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    Videogame consumption: the apophatic dimension

    Brock, T (2017) Videogame consumption: the apophatic dimension. Journal of Consumer Culture, 17 (2). pp. 167-183. ISSN 1469-5405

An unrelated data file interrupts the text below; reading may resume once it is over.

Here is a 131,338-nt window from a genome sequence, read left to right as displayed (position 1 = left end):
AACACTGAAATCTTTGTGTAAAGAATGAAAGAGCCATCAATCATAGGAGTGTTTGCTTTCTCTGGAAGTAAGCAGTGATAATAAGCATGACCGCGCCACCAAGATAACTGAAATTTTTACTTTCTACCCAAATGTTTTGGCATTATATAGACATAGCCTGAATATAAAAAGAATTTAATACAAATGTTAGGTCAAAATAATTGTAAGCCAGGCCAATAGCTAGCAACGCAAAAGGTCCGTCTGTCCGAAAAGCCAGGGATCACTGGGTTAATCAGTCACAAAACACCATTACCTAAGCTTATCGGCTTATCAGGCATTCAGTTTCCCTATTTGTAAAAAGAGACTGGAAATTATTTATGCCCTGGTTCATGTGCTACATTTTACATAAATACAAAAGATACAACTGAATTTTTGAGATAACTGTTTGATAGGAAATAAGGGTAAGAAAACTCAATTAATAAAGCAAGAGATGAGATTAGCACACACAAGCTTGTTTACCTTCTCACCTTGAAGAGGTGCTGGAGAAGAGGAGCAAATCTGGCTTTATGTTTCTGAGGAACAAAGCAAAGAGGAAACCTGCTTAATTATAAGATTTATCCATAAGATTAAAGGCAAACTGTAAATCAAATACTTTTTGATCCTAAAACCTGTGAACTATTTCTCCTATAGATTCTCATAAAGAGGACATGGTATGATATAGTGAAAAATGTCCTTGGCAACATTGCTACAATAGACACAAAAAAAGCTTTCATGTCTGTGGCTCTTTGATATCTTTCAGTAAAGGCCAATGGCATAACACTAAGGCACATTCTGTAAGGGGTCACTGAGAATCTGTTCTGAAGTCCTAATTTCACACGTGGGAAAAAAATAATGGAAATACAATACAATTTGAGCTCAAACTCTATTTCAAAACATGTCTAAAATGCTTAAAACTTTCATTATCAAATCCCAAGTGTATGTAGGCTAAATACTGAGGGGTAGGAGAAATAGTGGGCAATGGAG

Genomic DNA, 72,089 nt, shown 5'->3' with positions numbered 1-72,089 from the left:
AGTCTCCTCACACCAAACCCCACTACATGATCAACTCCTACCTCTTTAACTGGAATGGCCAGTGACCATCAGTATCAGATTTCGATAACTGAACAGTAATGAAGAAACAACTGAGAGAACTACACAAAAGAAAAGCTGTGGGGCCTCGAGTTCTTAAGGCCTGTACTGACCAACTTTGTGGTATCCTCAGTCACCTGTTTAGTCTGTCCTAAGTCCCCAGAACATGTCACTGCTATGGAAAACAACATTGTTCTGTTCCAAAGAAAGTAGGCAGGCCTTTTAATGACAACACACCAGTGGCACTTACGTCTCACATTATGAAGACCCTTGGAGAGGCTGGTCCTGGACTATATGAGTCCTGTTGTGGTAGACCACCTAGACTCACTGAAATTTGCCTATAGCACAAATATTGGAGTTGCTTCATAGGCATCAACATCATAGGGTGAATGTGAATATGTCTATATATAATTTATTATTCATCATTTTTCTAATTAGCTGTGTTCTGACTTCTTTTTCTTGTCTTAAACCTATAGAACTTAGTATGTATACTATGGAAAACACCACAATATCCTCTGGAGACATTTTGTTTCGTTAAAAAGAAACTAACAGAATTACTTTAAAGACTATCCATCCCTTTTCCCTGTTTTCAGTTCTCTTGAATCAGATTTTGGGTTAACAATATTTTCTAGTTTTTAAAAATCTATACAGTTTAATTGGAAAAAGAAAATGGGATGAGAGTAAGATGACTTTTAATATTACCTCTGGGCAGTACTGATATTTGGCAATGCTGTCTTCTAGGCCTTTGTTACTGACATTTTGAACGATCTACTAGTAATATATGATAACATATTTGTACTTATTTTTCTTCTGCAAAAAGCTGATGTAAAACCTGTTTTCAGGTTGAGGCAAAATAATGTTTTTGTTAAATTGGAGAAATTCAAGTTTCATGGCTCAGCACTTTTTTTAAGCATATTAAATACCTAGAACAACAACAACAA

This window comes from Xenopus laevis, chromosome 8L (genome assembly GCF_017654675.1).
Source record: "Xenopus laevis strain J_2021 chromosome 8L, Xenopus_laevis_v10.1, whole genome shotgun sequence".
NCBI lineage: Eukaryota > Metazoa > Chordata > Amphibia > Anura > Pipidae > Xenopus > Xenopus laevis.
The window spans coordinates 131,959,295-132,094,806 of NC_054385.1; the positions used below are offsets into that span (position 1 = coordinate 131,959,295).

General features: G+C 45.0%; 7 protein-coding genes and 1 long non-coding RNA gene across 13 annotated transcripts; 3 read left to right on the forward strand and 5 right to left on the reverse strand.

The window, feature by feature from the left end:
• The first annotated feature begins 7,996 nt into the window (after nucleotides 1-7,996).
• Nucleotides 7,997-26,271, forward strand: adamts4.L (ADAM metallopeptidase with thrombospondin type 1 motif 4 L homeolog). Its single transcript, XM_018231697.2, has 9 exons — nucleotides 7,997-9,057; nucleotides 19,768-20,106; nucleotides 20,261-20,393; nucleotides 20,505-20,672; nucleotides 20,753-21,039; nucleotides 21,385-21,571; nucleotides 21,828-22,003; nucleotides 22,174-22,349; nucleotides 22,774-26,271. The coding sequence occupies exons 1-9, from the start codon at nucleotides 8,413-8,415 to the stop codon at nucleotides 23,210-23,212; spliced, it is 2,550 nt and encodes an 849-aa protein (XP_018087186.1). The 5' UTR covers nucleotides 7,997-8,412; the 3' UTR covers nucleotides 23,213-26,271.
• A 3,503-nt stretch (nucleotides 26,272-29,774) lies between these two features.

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    This article applies psychological-sociological accounts of the ‘apophatic’, a form of negative thinking, to examples of gaming practices to conceptualise a new theory of videogame consumption. It challenges the prevailing notion that the games consumer is always a ‘cataphatic’ thinker – that is, an activistic, rational-pleasure seeker – and looks to the ‘sorrows’ of gaming to find evidence of its more undesirable nature. The term ‘apophatic’ is characterised as an attempt to de-value the rational value purportedly placed on gaming practices. ‘Griefing’ other players is a good example of this apophatic ethic, where players derive value from the subversion of serious play through the disruption and destruction of other players’ game worlds. The struggle with ‘failure’ is another. As such, the article concludes with a reflection on the almost unsayable nature of videogame consumption, and suggests that consumer value may be derived from its more negative, spiritual-like aspects.

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